While ForkBra and Sensus Braille were successful solutions in their own right, they suffered from the inherent challenge of having an extremely limited user base – the number of proficient Braille readers in Denmark is probably in the order of 500 individuals, which is hardly enough for long-term sustainability. Having worked on improving and refining Sensus Braille for most of the 1990s, it was evident that a different approach was needed. The solution came in 2004 when my friend and colleague Svend Thougaard of the National Center for Visually Impaired Children and Youth and I got the idea of RoboBraille – an email-based service where users can submit their documents by email and receive them back in an alternative format by email.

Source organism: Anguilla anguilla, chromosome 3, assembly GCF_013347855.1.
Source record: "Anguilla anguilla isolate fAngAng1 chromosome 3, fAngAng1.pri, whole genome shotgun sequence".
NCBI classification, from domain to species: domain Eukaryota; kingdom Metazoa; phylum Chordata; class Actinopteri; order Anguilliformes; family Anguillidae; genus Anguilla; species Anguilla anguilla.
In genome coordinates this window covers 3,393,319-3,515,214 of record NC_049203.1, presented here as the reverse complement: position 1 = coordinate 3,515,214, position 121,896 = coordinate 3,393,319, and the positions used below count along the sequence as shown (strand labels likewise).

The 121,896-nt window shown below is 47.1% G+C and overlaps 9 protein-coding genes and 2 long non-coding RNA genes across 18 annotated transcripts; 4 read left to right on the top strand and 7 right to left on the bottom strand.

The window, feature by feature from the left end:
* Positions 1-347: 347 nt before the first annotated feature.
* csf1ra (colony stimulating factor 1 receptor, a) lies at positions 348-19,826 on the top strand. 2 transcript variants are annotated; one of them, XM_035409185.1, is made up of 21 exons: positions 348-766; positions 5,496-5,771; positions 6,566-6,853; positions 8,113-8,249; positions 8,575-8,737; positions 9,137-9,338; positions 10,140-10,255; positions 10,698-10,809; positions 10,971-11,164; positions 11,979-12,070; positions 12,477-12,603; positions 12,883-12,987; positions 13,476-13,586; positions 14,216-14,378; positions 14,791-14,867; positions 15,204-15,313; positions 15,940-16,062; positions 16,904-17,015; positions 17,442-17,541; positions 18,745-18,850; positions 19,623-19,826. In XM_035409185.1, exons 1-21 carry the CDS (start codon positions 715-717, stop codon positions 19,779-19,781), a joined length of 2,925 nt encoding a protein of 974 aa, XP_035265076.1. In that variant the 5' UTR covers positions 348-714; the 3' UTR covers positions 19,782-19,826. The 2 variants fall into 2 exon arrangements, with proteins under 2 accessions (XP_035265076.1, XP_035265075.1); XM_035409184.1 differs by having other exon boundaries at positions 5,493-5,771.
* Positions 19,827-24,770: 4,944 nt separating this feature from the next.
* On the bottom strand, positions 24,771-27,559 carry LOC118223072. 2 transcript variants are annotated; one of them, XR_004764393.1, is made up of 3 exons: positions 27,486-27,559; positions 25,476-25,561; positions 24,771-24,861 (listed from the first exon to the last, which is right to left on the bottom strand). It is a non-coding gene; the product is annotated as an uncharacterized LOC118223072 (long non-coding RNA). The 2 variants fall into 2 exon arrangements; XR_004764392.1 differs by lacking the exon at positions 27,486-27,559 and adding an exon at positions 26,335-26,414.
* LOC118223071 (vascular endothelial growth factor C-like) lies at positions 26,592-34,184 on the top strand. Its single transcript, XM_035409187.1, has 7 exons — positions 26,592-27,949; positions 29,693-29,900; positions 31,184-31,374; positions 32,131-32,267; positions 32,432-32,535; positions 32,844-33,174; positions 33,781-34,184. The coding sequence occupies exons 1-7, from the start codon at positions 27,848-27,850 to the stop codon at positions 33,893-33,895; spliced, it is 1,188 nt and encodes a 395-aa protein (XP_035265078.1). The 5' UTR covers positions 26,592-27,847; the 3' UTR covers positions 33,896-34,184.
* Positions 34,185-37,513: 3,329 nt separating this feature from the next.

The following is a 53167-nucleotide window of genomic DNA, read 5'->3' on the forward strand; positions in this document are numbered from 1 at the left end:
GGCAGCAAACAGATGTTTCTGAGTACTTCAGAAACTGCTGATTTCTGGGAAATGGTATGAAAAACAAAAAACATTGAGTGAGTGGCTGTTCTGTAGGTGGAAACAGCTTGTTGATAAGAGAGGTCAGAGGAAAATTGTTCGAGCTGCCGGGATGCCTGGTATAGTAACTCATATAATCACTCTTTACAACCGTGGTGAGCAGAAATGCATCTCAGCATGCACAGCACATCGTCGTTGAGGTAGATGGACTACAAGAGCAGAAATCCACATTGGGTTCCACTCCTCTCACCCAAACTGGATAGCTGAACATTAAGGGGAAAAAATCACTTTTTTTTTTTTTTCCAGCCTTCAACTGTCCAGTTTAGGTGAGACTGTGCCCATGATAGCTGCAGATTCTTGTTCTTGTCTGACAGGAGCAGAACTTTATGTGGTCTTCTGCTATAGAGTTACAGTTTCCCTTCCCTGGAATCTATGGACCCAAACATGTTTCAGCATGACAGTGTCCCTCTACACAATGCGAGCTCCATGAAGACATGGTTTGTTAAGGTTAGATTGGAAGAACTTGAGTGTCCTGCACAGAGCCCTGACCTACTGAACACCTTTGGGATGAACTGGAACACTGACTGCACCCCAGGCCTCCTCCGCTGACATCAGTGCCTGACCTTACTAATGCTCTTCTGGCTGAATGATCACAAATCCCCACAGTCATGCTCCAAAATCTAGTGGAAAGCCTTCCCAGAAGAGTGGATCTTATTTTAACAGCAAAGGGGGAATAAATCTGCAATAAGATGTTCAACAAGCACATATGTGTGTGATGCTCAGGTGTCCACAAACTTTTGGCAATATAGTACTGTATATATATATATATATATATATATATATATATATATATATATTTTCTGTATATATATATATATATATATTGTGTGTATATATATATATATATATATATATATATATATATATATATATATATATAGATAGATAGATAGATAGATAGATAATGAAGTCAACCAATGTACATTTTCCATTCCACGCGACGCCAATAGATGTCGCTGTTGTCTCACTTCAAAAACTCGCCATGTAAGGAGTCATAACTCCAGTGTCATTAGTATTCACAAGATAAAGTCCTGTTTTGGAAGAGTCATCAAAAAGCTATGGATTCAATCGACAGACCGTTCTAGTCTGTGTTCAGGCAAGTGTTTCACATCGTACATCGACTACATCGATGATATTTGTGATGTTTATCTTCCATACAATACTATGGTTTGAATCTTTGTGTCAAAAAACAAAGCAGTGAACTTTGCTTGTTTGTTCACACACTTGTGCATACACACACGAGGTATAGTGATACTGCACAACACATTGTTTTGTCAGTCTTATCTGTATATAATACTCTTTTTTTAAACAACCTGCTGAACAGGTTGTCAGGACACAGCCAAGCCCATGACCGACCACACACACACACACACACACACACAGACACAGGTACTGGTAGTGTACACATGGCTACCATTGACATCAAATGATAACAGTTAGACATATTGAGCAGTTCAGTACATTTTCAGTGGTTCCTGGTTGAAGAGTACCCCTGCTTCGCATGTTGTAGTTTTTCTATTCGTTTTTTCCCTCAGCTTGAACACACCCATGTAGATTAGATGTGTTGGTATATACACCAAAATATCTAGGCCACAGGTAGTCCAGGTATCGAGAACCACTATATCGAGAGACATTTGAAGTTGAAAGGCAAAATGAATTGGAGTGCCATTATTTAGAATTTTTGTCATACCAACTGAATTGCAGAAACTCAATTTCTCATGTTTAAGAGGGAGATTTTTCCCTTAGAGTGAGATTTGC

RoboBraille solves the problem of critical mass in two different ways. First of all, RoboBraille is global in nature, and available to Braille users throughout the world. Secondly, the concept of automated document conversion can easily be extended beyond Braille to audio, DAISY, ePub and OCR processing, thus attracting other user groups including the people who are partially sighted, have dyslexia, are illiterate and people with poor reading skills.
With funding from the European Commission and later the Danish Government and private foundations, the RoboBraille solution has been made available in a growing number of languages and currently serves thousands of requests each month from users around the world.